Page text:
Commercial vehicles

    What needs to be considered in the CO2 certification of bodies and trailers

    CO2 certification is an important instrument for environmental protection policies. Yet additional financial burdens for SMEs must be avoided.

    CO2 certification is an important instrument for environmental protection policies. Yet additional financial burdens for SMEs must be avoided.

    CO2 certification needs to take SMEs into account

    German body and trailer manufacturers support the European Union's efforts to reduce greenhouse gas emissions and achieve the goals of the Paris Climate Agreement. These targets pose significant challenges for the road transport sector and body/trailer manufacturers. CO2 savings in trailers and bodywork require new technical solutions that need to be aligned with actual use.

    As an instrument of its climate protection policy for transportation, the European Commission has adopted Regulation (EU) 2017/2400 to implement CO2 certification for heavy-duty vehicles. The aim is to improve market transparency with regard to the CO2 emissions and energy efficiency of the vehicles concerned. Currently, the regulation only applies to trucks. Predefined reference trailers are used to calculate CO2 values for vehicle combinations.

    In the future, the EU would also like to include trailers and real bodies in the CO2 certification. The European Commission is currently working on a method to also calculate their CO2 values. The corresponding regulation and the calculation method are to be completed by the end of 2021.

    Reduce bureaucratic and financial burdens to a minimum

    The manufacturers of bodies and trailers in Europe are mainly composed of small and medium-sized companies with limited financial and human resources. Therefore, any future CO2 certification must take these concerns into account. A CO2 certification for bodies and trailers must avoid additional bureaucratic or financial burdens for manufacturers, especially since the wide variety of bodies and trailers is tailored to the specific needs of customers. For example, the number of vehicles produced per body type is often very small. Cost and labor-intensive procedures for generating specific CO2 values for these vehicles are thus not economically feasible in many cases.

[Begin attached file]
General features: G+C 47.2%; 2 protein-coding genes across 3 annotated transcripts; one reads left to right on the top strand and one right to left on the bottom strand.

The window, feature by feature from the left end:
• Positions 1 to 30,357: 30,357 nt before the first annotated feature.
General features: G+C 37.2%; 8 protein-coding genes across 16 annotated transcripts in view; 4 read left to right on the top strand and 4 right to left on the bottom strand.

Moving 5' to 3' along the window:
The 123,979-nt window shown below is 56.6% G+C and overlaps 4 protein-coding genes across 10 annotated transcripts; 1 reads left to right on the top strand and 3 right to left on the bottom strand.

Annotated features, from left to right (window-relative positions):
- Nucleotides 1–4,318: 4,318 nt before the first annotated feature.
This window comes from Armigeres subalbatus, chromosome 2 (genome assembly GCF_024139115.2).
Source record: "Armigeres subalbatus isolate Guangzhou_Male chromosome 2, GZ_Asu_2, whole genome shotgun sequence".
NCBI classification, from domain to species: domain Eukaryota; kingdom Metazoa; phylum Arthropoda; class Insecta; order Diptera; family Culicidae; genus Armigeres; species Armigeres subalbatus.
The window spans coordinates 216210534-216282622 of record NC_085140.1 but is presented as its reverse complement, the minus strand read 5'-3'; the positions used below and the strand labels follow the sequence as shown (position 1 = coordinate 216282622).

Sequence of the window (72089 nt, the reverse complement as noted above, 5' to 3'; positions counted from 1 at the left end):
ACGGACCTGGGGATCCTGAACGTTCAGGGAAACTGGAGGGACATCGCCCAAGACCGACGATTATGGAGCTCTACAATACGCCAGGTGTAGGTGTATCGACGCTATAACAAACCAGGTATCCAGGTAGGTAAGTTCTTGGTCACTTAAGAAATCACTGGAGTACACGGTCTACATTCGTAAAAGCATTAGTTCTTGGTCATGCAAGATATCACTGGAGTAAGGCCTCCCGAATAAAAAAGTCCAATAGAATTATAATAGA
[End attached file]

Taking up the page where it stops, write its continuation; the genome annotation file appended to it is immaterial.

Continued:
Against this background, the EU Commission is developing a proposal that focuses mainly on the certification of closed body types and trailers in the O3 and O4 categories with closed bodies (box, radiator, curtain-side). Other body types (silo, open box, tipping body, tank, etc.) are initially not to be included in any CO2 certification.

    Consider the technical limitations in improving trailers

    In the future, the affected trailer manufacturers will be required to use a simulation tool (VECTO) to calculate the CO2 values for their vehicle. The use of the VECTO tool requires the input of body dimensions, tire parameters, and weights as well as the selection of additional parameters. The VECTO tool then provides the trailer's CO2 value when combined with a standard tractor vehicle. Dynamic tests of vehicles or components, e.g. to measure air resistance, are not mandatory by default for body and trailer manufacturers.

    Currently, there is no specification of CO2 emission reduction targets for a trailer manufacturer's new vehicle fleet. However, this will soon be the subject of discussion once CO2 certification for trailers comes into force. Such decisions should be based on a sound and comprehensive cost-benefit analysis and impact assessment. This assessment should also take into account the technical limitations in improving trailers. At the same time, incentives should be created for hauliers to procure CO2-reducing measures for their trailers.

    Dr.-Ing. Sascha Pfeifer
    Contact person

    Dr.-Ing. Sascha Pfeifer

    Head of the Transport Policy Division

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